I figure, the world wasn't going to change its ways for me. So I might as well change my feelings toward it. I'm quite glad I did. I can browse these places or walk the Earth without caring about it any more, without it barely registering. It's more entertaining than anything now to see how people who dislike us lose sleep over such things, or work themselves into a frenzy, while I do not.

And I can say, from what I've seen, the "worst" they can actually do is make up stupid names for us, claim we are mentally ill, or make vague threats at us as a demographic which cannot actually be enforced in my society anyway). Most people are not on the side of people who are obsessive about us, and simply view us as "odd" or "weirdos" at worst. There is always going to be a section of society like us, and there will always be a section of society that doesn't like us. But they aren't worth the time and effort of fearing or feeling upset about.

What got on my nerves far more than any hate was the people who pretend to care about you as a person after they learn you are trans, while trying to "convert" you away from what they see as a lifestyle. They are worried about maintaining traditional values, not you as a person, but they act as though they are actually "worried" for you. That was far more distasteful to me than any of these people who would just throw insults like children.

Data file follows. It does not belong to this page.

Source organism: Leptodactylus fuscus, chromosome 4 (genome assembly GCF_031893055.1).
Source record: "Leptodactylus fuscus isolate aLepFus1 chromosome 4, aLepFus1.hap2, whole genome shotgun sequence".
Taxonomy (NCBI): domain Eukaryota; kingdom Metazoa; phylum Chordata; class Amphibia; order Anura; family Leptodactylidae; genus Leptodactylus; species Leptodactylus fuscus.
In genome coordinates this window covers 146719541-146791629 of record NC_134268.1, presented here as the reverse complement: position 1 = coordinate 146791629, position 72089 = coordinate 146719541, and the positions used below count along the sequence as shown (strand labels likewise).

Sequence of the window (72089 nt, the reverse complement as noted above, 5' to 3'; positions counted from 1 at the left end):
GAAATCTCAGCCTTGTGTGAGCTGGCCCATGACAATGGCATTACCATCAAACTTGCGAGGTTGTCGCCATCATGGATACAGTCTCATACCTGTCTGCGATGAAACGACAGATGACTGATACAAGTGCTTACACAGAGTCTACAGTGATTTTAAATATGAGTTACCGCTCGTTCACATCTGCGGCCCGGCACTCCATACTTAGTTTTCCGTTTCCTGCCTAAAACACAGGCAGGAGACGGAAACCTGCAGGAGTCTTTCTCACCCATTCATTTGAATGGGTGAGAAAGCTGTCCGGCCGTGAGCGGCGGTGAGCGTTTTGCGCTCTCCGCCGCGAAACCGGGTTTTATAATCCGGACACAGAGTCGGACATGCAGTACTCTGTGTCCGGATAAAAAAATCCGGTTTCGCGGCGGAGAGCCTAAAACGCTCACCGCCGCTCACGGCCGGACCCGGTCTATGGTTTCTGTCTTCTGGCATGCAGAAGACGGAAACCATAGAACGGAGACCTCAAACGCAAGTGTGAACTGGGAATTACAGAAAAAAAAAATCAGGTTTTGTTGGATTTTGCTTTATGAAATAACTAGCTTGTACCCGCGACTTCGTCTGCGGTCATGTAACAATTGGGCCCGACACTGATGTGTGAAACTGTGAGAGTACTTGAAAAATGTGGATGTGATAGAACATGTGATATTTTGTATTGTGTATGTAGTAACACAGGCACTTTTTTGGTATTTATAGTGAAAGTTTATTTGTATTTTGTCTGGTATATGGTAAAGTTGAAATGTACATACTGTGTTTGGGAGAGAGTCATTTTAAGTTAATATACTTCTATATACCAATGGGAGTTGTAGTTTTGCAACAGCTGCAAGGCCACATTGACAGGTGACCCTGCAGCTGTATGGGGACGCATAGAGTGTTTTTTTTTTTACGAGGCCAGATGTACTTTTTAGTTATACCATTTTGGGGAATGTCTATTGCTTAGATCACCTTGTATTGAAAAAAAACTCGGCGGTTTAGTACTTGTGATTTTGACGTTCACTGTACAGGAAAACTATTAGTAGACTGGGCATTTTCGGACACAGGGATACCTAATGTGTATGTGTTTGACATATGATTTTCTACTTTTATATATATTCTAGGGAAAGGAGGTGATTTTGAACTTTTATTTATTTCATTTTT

Offline Oldandcreaky

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I'm your fangirl, Paul.

Offline Paul Muad-Dib

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I'm your fangirl, Paul.

Surprised to be gathering fangirls here, but certainly not complaining.

Offline Miss Kitty

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you are all amazing!